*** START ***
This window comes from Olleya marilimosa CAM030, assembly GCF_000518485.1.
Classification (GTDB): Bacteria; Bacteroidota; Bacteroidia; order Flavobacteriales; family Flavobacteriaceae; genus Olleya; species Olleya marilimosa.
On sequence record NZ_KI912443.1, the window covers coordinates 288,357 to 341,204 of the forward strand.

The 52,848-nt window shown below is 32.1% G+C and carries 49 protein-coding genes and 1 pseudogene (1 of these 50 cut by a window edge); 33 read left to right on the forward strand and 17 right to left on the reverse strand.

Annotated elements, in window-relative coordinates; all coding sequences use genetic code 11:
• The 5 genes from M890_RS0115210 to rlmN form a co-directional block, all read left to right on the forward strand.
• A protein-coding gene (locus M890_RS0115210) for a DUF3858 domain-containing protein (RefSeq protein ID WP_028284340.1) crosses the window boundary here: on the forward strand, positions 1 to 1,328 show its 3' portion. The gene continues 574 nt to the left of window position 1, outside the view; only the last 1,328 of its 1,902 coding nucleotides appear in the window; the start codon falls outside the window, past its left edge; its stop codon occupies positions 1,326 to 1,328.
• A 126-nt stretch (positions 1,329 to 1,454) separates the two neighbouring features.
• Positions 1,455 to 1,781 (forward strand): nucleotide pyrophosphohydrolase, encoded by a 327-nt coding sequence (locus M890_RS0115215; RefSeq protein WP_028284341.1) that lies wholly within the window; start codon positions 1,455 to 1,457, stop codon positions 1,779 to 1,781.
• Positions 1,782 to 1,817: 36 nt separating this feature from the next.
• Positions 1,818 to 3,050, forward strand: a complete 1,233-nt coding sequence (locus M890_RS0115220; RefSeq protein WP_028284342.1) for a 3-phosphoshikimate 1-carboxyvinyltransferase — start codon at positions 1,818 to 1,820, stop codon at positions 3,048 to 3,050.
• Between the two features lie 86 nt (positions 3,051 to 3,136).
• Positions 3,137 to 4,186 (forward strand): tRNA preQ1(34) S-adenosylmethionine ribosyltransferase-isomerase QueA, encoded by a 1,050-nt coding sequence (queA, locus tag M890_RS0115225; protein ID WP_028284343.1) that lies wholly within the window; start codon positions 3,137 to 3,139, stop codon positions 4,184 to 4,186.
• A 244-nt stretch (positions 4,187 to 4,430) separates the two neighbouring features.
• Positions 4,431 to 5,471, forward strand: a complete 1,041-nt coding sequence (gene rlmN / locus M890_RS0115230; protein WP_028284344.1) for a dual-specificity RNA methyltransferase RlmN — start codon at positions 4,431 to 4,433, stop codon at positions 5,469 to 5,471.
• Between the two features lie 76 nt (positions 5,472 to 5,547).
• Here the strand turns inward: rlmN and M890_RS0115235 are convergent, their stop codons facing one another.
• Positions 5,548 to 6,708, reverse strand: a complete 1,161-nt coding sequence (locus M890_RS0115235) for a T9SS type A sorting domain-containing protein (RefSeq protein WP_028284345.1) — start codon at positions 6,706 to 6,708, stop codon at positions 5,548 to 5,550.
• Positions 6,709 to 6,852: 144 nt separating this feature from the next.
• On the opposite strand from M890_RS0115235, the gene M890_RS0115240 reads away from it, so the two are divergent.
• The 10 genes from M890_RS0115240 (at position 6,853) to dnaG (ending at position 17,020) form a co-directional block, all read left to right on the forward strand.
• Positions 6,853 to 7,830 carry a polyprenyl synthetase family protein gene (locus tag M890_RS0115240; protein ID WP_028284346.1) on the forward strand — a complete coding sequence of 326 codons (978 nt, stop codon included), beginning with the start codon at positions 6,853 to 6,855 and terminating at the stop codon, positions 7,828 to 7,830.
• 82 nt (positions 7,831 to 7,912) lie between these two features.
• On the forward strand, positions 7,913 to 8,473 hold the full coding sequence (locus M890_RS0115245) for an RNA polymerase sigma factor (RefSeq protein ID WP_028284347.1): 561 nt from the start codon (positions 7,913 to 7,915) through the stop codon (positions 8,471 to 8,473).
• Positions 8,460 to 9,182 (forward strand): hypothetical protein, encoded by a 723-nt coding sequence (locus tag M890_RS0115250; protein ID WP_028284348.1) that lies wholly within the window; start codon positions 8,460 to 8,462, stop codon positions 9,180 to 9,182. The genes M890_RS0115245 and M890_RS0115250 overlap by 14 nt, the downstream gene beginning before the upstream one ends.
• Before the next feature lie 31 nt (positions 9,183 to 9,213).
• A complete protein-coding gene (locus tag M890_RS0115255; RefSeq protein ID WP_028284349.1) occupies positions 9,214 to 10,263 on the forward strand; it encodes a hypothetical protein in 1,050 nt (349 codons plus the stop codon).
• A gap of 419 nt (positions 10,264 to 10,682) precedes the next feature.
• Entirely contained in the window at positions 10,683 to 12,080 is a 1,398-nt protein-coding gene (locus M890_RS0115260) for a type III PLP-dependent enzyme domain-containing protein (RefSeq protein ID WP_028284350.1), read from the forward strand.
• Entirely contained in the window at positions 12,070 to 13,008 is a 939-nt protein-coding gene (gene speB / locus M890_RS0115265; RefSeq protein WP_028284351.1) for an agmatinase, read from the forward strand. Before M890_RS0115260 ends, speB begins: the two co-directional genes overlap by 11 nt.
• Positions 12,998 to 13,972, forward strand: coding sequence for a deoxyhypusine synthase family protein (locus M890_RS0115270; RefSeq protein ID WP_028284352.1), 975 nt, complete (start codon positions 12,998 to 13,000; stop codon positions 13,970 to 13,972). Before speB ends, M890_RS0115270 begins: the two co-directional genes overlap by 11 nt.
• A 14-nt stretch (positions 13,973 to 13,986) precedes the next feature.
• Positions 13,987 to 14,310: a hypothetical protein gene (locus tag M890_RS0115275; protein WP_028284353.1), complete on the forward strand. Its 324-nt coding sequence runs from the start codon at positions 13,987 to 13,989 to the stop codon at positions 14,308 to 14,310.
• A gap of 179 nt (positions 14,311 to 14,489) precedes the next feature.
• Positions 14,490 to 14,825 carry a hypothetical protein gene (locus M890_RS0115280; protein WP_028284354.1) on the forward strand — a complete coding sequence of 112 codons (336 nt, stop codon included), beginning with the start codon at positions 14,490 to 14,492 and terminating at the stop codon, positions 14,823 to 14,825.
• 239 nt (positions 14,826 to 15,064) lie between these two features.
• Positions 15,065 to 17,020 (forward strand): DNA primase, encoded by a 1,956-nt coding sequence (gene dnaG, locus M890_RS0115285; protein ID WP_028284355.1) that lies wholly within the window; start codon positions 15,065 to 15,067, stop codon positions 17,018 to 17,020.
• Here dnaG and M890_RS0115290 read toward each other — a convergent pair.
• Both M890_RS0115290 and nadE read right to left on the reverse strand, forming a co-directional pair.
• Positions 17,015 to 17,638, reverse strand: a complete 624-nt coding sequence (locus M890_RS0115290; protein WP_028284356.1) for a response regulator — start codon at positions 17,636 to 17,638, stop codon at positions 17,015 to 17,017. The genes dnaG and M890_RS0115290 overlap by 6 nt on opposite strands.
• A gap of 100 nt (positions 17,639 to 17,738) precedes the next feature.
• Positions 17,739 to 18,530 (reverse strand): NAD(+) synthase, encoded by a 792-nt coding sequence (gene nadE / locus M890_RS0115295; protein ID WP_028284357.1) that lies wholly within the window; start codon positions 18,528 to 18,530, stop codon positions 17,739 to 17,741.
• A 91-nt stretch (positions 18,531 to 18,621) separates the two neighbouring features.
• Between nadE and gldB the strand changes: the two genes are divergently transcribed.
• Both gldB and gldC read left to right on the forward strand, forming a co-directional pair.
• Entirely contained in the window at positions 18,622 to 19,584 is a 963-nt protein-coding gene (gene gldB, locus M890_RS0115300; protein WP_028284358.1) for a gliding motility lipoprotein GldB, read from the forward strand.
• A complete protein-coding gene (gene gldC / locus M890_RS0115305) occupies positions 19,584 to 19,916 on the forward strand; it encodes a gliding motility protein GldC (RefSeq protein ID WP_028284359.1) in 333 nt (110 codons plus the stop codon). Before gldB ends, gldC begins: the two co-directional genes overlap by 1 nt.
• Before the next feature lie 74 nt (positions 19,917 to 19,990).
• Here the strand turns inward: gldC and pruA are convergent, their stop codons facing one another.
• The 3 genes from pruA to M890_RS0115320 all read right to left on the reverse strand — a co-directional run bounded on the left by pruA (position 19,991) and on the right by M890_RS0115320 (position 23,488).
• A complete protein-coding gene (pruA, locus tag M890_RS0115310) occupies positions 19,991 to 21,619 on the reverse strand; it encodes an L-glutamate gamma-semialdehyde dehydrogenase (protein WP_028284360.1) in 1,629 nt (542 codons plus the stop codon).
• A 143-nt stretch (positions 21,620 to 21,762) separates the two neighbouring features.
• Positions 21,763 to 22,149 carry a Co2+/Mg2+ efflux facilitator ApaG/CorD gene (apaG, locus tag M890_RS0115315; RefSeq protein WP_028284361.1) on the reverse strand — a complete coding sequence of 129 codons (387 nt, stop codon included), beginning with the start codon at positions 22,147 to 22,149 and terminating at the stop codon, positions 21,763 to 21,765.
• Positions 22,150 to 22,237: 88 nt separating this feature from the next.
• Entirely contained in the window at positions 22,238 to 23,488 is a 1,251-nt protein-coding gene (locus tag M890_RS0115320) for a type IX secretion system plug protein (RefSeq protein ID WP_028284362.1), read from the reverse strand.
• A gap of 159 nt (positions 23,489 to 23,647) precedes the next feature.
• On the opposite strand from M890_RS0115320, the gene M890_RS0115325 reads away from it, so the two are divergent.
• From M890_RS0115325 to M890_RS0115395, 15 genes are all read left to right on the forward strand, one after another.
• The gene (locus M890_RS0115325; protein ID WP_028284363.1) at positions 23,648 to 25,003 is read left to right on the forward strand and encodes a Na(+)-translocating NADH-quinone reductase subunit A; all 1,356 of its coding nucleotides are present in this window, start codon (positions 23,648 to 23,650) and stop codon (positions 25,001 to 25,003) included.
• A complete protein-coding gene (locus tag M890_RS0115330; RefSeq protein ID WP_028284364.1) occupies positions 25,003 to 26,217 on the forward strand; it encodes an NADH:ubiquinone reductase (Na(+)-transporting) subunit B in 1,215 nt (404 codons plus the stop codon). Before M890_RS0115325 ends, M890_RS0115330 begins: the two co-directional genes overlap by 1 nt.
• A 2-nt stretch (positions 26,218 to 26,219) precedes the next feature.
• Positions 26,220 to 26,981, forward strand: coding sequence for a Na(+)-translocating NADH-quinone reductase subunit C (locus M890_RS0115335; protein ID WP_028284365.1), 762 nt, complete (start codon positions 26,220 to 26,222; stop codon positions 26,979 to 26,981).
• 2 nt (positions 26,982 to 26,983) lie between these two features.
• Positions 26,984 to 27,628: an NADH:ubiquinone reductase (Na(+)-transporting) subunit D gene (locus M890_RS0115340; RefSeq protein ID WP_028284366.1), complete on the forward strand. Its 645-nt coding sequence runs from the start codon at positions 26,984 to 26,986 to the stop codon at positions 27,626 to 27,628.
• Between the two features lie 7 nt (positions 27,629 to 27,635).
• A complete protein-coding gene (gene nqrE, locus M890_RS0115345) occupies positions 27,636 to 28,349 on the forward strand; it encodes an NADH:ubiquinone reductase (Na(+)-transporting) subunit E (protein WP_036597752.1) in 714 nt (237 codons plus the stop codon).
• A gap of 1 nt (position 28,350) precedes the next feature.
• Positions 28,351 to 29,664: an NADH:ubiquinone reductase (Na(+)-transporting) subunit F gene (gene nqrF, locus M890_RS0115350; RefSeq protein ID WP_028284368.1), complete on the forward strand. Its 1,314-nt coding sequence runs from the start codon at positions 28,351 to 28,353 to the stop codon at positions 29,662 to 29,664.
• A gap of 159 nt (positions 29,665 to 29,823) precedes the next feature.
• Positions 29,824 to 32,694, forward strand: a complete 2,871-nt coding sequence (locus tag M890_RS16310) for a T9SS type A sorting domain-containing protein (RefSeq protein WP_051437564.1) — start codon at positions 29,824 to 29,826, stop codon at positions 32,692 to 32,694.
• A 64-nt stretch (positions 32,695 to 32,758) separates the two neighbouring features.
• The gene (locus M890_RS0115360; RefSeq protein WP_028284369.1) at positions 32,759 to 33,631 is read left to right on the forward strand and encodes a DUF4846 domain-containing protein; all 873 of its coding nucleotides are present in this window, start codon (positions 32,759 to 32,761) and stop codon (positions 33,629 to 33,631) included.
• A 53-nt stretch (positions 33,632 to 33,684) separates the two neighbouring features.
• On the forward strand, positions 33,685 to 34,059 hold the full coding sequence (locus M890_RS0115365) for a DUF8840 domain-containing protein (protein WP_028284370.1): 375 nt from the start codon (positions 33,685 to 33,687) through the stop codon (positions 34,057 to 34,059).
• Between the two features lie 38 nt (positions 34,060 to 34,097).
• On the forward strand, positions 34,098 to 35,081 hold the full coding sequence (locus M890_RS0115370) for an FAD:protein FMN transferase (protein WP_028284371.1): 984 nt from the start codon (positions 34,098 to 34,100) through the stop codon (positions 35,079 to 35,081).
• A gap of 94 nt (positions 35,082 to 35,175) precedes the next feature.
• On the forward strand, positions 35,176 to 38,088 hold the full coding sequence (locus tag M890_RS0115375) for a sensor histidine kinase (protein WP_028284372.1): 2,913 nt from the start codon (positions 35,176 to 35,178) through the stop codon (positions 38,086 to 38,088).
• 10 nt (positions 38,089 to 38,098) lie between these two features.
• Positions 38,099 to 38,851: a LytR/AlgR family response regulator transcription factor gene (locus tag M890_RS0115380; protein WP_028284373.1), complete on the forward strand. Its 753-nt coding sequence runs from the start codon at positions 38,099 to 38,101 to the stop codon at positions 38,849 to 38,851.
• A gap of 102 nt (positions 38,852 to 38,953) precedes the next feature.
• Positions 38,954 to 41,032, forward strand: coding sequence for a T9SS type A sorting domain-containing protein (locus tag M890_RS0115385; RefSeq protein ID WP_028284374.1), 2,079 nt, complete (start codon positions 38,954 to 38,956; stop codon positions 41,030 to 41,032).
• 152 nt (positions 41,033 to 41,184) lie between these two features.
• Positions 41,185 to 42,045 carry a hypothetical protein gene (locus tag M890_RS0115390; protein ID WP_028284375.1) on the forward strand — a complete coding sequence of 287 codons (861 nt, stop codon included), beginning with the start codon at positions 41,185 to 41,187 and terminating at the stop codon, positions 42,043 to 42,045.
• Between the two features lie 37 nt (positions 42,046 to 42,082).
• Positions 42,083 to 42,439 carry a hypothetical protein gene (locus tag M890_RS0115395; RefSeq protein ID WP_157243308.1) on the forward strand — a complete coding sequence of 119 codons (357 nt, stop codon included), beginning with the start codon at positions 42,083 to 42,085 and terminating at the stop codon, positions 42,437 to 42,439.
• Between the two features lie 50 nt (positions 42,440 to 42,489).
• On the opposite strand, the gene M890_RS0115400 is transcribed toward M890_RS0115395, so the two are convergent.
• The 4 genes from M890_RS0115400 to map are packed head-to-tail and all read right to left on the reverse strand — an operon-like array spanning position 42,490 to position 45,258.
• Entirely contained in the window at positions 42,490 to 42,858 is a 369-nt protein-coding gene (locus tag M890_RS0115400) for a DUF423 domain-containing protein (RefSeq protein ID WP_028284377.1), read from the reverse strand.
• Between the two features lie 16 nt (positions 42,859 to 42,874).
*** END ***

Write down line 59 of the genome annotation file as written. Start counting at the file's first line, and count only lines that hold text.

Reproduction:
• The gene (locus M890_RS0115325; protein ID WP_028284363.1) at positions 23,648 to 25,003 is read left to right on the forward strand and encodes a Na(+)-translocating NADH-quinone reductase subunit A; all 1,356 of its coding nucleotides are present in this window, start codon (positions 23,648 to 23,650) and stop codon (positions 25,001 to 25,003) included.